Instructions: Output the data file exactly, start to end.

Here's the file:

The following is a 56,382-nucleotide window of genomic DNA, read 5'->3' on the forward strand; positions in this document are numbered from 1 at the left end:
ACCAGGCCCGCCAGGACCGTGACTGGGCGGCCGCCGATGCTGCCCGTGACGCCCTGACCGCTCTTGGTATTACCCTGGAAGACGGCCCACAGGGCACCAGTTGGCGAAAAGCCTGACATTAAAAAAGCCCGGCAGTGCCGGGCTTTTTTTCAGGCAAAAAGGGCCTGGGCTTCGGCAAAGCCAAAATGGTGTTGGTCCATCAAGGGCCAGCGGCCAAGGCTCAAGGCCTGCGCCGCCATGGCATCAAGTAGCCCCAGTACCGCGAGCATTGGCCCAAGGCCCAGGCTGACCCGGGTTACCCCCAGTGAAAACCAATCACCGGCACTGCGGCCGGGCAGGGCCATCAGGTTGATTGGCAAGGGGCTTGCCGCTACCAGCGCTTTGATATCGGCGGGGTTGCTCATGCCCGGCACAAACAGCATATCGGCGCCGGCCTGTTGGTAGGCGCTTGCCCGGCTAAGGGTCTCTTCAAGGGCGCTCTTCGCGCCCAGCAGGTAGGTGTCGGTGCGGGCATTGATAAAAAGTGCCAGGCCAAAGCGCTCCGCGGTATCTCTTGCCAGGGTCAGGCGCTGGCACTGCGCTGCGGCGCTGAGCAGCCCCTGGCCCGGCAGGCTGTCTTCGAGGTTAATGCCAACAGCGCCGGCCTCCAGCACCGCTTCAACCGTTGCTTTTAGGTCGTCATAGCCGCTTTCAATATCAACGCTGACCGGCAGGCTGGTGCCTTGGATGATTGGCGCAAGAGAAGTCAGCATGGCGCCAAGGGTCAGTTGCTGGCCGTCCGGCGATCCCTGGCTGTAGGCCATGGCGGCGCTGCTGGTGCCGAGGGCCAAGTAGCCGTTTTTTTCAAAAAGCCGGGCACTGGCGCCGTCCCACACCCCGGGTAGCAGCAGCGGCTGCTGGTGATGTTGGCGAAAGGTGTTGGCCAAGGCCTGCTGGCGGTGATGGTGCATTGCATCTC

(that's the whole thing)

The following is a 56,382-nucleotide window of genomic DNA, read 5'->3' on the forward strand; positions in this document are numbered from 1 at the left end:
ACCAGGCCCGCCAGGACCGTGACTGGGCGGCCGCCGATGCTGCCCGTGACGCCCTGACCGCTCTTGGTATTACCCTGGAAGACGGCCCACAGGGCACCAGTTGGCGAAAAGCCTGACATTAAAAAAGCCCGGCAGTGCCGGGCTTTTTTTCAGGCAAAAAGGGCCTGGGCTTCGGCAAAGCCAAAATGGTGTTGGTCCATCAAGGGCCAGCGGCCAAGGCTCAAGGCCTGCGCCGCCATGGCATCAAGTAGCCCCAGTACCGCGAGCATTGGCCCAAGGCCCAGGCTGACCCGGGTTACCCCCAGTGAAAACCAATCACCGGCACTGCGGCCGGGCAGGGCCATCAGGTTGATTGGCAAGGGGCTTGCCGCTACCAGCGCTTTGATATCGGCGGGGTTGCTCATGCCCGGCACAAACAGCATATCGGCGCCGGCCTGTTGGTAGGCGCTTGCCCGGCTAAGGGTCTCTTCAAGGGCGCTCTTCGCGCCCAGCAGGTAGGTGTCGGTGCGGGCATTGATAAAAAGTGCCAGGCCAAAGCGCTCCGCGGTATCTCTTGCCAGGGTCAGGCGCTGGCACTGCGCTGCGGCGCTGAGCAGCCCCTGGCCCGGCAGGCTGTCTTCGAGGTTAATGCCAACAGCGCCGGCCTCCAGCACCGCTTCAACCGTTGCTTTTAGGTCGTCATAGCCGCTTTCAATATCAACGCTGACCGGCAGGCTGGTGCCTTGGATGATTGGCGCAAGAGAAGTCAGCATGGCGCCAAGGGTCAGTTGCTGGCCGTCCGGCGATCCCTGGCTGTAGGCCATGGCGGCGCTGCTGGTGCCGAGGGCCAAGTAGCCGTTTTTTTCAAAAAGCCGGGCACTGGCGCCGTCCCACACCCCGGGTAGCAGCAGCGGCTGCTGGTGATGTTGGCGAAAGGTGTTGGCCAAGGCCTGCTGGCGGTGATGGTGCATTGCATCTC